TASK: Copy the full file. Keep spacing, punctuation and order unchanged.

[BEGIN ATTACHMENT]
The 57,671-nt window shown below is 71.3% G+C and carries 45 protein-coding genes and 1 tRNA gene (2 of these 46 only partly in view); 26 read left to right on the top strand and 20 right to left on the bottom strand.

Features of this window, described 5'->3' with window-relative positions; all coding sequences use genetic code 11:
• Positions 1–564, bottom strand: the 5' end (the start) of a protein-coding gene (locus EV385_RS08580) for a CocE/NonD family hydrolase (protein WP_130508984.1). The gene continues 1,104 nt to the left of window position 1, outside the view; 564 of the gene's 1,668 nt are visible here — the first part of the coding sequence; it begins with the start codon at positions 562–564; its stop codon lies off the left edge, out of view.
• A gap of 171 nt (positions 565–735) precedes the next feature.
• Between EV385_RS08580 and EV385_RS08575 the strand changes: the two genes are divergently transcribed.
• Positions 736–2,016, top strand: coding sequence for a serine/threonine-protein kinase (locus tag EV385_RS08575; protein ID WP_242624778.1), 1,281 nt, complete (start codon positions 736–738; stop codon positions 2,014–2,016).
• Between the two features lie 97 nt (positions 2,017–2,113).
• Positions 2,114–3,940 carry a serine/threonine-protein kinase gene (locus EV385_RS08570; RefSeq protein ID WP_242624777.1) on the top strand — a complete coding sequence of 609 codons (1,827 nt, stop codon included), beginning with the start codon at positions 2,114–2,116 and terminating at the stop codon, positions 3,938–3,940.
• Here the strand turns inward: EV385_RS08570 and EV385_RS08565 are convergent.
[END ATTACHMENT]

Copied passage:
The 57,671-nt window shown below is 71.3% G+C and carries 45 protein-coding genes and 1 tRNA gene (2 of these 46 only partly in view); 26 read left to right on the top strand and 20 right to left on the bottom strand.

Features of this window, described 5'->3' with window-relative positions; all coding sequences use genetic code 11:
• Positions 1–564, bottom strand: the 5' end (the start) of a protein-coding gene (locus EV385_RS08580) for a CocE/NonD family hydrolase (protein WP_130508984.1). The gene continues 1,104 nt to the left of window position 1, outside the view; 564 of the gene's 1,668 nt are visible here — the first part of the coding sequence; it begins with the start codon at positions 562–564; its stop codon lies off the left edge, out of view.
• A gap of 171 nt (positions 565–735) precedes the next feature.
• Between EV385_RS08580 and EV385_RS08575 the strand changes: the two genes are divergently transcribed.
• Positions 736–2,016, top strand: coding sequence for a serine/threonine-protein kinase (locus tag EV385_RS08575; protein ID WP_242624778.1), 1,281 nt, complete (start codon positions 736–738; stop codon positions 2,014–2,016).
• Between the two features lie 97 nt (positions 2,017–2,113).
• Positions 2,114–3,940 carry a serine/threonine-protein kinase gene (locus EV385_RS08570; RefSeq protein ID WP_242624777.1) on the top strand — a complete coding sequence of 609 codons (1,827 nt, stop codon included), beginning with the start codon at positions 2,114–2,116 and terminating at the stop codon, positions 3,938–3,940.
• Here the strand turns inward: EV385_RS08570 and EV385_RS08565 are convergent.